You and I Are Really the Prize

The Lost Coin

A sermon idea based on Luke 15:1-10.

Luke 15:1-10 NRSV

[1] Now all the tax collectors and sinners were coming near to listen to him. [2] And the Pharisees and the scribes were grumbling and saying, “This fellow welcomes sinners and eats with them.”

[3] So he told them this parable: [4] “Which one of you, having a hundred sheep and losing one of them, does not leave the ninety-nine in the wilderness and go after the one that is lost until he finds it? [5] When he has found it, he lays it on his shoulders and rejoices. [6] And when he comes home, he calls together his friends and neighbors, saying to them, ‘Rejoice with me, for I have found my sheep that was lost.’ [7] Just so, I tell you, there will be more joy in heaven over one sinner who repents than over ninety-nine righteous persons who need no repentance.

[8] “Or what woman having ten silver coins, if she loses one of them, does not light a lamp, sweep the house, and search carefully until she finds it? [9] When she has found it, she calls together her friends and neighbors, saying, ‘Rejoice with me, for I have found the coin that I had lost.’ [10] Just so, I tell you, there is joy in the presence of the angels of God over one sinner who repents.”

Angle

The relevant topic I would be addressing, based on this text…

Jesus made it clear that his greatest prize is you, and it’s me, and it’s any other lost sinner who is willing to be found again by God in Christ.

Anchor

Information about the text that matters to the message…

DISCLAIMER: I recognize that many teachers approach this passage as though you and I are the character doing the searching and that God (Jesus, more specifically) or God’s Kingdom is the prize we can find if we search, but I believe Luke points out Jesus’ audience to give us a hint at what he is really saying to people who feel lost and rejected.

Luke tells us repeatedly about two different audiences to whom Jesus kept speaking: the supposedly righteous, and those who were obviously sinners. And Luke also makes it clear that the audience for whom Jesus’ heart really beat were those who were spiritually lost and wandering whose lives had been dominated by sin and vice.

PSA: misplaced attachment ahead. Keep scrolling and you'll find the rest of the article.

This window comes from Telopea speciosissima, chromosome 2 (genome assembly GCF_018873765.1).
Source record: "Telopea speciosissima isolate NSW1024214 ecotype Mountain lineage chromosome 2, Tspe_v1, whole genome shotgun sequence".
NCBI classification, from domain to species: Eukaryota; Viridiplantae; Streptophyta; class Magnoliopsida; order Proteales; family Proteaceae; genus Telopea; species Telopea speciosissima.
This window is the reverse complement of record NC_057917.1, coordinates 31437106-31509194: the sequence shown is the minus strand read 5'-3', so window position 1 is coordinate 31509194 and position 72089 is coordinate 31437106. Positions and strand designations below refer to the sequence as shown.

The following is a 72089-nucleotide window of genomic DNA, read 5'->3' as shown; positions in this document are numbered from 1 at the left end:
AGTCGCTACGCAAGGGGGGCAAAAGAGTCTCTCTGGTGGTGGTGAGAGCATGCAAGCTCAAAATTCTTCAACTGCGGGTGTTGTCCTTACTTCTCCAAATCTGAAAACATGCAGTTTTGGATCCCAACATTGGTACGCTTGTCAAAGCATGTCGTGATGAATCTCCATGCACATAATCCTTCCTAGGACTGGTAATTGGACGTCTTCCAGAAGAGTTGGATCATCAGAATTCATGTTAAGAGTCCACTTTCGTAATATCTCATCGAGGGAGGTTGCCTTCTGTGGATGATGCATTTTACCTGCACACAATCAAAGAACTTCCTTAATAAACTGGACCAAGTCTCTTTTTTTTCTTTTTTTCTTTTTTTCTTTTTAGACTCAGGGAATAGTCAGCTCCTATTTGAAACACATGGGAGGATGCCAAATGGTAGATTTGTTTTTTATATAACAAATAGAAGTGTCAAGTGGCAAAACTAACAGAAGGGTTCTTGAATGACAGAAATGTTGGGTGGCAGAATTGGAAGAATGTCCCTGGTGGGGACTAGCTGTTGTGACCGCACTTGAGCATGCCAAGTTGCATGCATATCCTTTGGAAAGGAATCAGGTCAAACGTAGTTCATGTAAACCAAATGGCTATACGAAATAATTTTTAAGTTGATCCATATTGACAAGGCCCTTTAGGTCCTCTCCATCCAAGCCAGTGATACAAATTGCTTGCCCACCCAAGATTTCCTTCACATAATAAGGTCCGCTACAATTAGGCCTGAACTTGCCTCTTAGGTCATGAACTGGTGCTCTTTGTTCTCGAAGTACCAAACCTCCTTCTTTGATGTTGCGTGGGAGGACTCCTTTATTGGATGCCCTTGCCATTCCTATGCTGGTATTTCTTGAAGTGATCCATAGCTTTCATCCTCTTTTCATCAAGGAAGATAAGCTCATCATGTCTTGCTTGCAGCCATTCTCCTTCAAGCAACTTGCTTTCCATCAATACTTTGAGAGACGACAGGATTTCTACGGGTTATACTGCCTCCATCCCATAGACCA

Obviously, we’ve all sinned. We’re all guilty and we all need a Savior to come for us. But not all of us realize that need. Jesus is essentially saying, “What a prize I find when I save another repentant sinner.”

In the spiritual realm, beyond the limitations of our visible, physical universe, what is valued most is the changed life of one who gets honest, who confesses and repents, and who gratefully receives the grace and mercy of God.

But here’s something we often miss in the reading. The coin was always a prize.

Don’t ever make the mistake of assuming that people are trash. That some people have less value than others. Our value isn’t diminished by our lost condition, which is what motivates the unrelenting search on God’s part.

It isn’t that God is ignorant of our whereabouts or of any of the ways in which our hearts have broken away from him. He is portrayed as seeking and searching because of his willingness to take all of the initiative in saving sinners.

Application

The big call-to-action in the message…

If you’ve been avoiding God’s reach because you feel that you are disposable and without value, you must know that you are a prize. And when you open your life to him in honest confession and repentance, he makes you an example to others of what his grace and mercy and power can accomplish.

 

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About the Cover Art: Lost Coin, from Art in the Christian Tradition, a project of the Vanderbilt Divinity Library, Nashville, TN.

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